Now or never: One last chance to race for a championship
One final Hail Mary.
One last shot at redemption.
One desperate attempt to erase the futility of 25 races worth of bad luck, frustration and in some cases, underachievement.
That's what tonight's Federated Auto Parts 400 at Richmond International Raceway represents for 15 NASCAR Sprint Cup Series drivers who right now are outside of the Chase for the Sprint Cup, but can still make it in if they win this race.
Last week at Atlanta, Kasey Kahne punched his ticket to the Chase with an upset first win of 2014 that saved what to that point had been a hugely disappointing season.
Fifteen winless drivers will try to follow in Kahne's footsteps Saturday night. Anything less than a victory, though, and they don't get to participate in NASCAR's playoff round.
There are a number of big names in this group, led by three-time Sprint Cup Series champion Tony Stewart, his Stewart-Haas Racing teammate Danica Patrick, Austin Dillon and Jamie McMurray, among others.
If one of these 15 drivers wins, he or she will be able to compete for the championship and millions of dollars in bonus money and sponsor incentives. Lose and they will be virtually invisible in the Chase.
The odds do not favor the 15 on the outside now.
The top five qualifiers at RIR -- pole-sitter Brad Keselowski, Jeff Gordon, Jimmie Johnson, Kevin Harvick and Joey Logano -- have won 14 of the 25 Cup races run so far this season. The top three drivers also have 11 series championships among them.
For Stewart or Patrick or Ricky Stenhouse Jr. or Paul Menard or Brian Vickers or someone to break through and win would be a huge upset. It would also be a great story for NASCAR, validation that its new championship format works.
The driver who will have the most eyes on him, of course, will be Stewart, who will be competing in only his second race since being involved in a fatal accident Aug. 9 at Canandaigua (N.Y.) Motorsports Park, a crash that claimed the life of 20-year-old Kevin Ward Jr. That incident is still under investigation by the Ontario County (N.Y.) Sheriff's Office.
All season long, Stewart has struggled. He was just 19th in points when the accident happened, with only two top fives and six top 10s to his credit.
It hasn't gotten any easier at Richmond, one of Stewart's favorite tracks. He was 23rd in Friday's first practice, 32nd in Happy Hour and qualified 19th.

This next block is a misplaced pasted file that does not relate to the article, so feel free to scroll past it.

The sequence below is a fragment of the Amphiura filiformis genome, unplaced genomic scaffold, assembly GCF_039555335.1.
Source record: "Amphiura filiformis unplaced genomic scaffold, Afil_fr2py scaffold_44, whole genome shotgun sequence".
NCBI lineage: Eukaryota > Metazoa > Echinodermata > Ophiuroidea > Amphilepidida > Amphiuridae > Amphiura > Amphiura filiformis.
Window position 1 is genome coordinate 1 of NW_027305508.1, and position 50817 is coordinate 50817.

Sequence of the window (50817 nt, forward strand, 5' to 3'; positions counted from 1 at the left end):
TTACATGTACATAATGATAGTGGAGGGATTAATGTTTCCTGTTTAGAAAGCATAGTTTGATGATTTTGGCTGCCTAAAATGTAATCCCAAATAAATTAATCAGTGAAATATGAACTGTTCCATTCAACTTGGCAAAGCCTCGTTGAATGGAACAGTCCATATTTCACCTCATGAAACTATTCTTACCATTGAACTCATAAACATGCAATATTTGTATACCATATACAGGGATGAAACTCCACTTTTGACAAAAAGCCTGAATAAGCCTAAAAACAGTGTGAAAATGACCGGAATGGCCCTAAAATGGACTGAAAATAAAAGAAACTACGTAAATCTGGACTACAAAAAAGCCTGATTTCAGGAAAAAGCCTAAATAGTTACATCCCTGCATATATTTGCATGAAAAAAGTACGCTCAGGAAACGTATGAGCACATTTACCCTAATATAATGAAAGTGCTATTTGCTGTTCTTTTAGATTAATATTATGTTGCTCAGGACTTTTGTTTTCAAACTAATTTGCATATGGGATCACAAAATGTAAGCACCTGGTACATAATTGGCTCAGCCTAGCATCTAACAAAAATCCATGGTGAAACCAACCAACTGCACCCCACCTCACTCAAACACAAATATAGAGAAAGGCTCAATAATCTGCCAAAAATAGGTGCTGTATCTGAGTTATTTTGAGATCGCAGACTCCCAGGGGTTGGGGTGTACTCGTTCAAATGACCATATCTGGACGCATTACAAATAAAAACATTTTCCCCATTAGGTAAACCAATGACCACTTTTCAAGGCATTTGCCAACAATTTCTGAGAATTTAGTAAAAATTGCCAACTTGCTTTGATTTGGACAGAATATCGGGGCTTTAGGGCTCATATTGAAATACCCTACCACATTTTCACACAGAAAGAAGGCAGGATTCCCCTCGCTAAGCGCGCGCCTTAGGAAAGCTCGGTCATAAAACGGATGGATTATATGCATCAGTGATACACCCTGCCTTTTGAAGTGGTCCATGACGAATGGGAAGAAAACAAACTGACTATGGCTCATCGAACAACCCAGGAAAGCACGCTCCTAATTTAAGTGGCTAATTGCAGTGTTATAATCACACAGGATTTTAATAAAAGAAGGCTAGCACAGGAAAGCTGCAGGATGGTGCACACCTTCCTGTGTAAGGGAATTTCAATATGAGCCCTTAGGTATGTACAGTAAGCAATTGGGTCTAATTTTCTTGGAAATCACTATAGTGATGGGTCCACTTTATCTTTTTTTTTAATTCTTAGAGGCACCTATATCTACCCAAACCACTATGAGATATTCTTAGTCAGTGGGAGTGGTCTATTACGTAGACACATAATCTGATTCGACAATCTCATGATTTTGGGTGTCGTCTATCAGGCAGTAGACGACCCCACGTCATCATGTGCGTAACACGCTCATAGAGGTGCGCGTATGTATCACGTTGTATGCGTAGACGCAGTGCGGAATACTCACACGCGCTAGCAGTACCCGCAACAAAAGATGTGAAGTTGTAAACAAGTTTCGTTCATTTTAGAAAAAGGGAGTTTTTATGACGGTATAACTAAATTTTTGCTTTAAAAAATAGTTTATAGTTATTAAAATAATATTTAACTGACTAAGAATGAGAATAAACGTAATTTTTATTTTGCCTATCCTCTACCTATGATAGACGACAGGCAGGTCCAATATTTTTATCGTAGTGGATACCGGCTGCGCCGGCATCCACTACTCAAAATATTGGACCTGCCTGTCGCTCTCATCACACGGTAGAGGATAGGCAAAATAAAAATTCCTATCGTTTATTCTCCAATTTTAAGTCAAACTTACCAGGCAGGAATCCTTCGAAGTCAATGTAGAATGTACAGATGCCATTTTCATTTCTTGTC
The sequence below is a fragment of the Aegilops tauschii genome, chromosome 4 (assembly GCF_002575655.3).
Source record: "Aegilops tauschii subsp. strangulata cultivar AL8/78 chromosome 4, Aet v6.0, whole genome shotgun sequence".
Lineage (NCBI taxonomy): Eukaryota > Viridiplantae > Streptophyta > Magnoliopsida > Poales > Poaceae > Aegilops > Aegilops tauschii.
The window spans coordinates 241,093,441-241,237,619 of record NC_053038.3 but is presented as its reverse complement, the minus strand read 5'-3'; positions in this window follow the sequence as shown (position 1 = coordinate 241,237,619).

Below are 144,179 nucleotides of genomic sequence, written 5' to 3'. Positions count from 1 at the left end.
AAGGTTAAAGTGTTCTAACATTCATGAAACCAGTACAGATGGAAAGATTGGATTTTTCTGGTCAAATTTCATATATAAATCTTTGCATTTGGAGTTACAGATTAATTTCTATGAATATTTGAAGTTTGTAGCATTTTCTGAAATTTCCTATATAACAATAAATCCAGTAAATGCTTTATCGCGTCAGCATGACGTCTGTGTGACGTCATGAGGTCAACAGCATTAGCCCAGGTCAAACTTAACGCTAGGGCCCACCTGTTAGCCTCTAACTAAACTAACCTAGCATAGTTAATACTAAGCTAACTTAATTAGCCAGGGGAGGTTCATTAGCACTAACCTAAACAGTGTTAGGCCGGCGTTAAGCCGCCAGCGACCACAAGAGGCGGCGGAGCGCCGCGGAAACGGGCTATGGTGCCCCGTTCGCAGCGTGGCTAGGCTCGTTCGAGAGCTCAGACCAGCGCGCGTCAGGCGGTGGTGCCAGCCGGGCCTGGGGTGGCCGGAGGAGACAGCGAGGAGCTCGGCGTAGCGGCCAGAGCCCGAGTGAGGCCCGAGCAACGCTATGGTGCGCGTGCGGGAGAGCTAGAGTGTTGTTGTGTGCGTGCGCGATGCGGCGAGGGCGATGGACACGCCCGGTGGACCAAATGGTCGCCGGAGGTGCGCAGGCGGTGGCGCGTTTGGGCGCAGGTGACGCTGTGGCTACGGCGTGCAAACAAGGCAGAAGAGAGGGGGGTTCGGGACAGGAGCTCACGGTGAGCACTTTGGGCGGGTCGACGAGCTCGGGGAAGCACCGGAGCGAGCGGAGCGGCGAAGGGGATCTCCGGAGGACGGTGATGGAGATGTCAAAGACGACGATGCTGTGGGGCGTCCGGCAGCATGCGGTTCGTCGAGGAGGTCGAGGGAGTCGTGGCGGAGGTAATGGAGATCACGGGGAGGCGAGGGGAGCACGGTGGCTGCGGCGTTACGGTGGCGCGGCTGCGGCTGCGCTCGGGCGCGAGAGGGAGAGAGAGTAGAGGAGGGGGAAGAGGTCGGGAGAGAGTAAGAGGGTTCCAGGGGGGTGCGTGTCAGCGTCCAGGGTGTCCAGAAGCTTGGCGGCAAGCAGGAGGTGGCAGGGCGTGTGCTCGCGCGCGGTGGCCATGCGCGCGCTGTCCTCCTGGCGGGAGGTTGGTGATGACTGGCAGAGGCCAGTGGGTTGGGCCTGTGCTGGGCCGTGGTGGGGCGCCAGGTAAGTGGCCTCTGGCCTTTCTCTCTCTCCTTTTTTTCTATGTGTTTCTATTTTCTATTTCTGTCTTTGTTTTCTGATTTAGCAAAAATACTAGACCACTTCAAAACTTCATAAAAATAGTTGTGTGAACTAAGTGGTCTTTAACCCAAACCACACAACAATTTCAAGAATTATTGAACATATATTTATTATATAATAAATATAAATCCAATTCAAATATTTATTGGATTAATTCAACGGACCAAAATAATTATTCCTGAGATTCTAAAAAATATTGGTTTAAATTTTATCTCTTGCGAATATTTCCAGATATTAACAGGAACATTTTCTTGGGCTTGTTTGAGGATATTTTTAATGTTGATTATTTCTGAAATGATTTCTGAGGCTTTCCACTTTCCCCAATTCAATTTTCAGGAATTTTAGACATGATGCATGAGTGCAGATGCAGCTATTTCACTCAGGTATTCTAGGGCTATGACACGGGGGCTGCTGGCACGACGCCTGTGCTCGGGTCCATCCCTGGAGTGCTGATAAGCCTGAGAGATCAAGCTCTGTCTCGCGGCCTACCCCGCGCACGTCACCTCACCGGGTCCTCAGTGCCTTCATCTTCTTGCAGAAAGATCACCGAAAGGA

SHR's competition director, Greg Zipadelli, says Stewart's crew knows what it's facing.
"You can't put any more pressure on these guys than what they're under and the circumstances they went through," said Zipadelli. "And here it is. They've got one shot at it. So, we've got until (Saturday night) when the checkered flag falls to put ourselves in position to win that race."
A Stewart victory tonight would vault him into the Chase and be one of those fact-is-stranger-than-truth finishes that happen every so often in NASCAR, sometimes for the good, sometimes for the bad, sometimes for both.
Who would have ever believed the first Daytona 500 in 1959 would end in a photo finish that would take three days to resolve?
How unlikely was it that the 1992 season finale at Atlanta -- Richard Petty's last race and Jeff Gordon's first -- would end with Bill Elliot winning the race but Alan Kulwicki taking the championship because he led just one more lap than Elliott did?
Or that Dale Earnhardt, NASCAR's greatest hero, would perish in a last-lap crash just seconds after the two cars he owned finished 1-2 directly ahead of him? And that the race would be won by Michael Waltrip, who to that moment was winless for the first 462 races of his career?
Who could have picked Trevor Bayne to win the 2011 Daytona 500, a race that occurred one day after Bayne turned 20 years old? Bayne was making only his second Cup start and his Wood Brothers Racing team hadn't won in a decade. No one saw it coming. But it happened.
And maybe, just maybe, something crazy will happen tonight, too. At least 15 drivers are hoping so.
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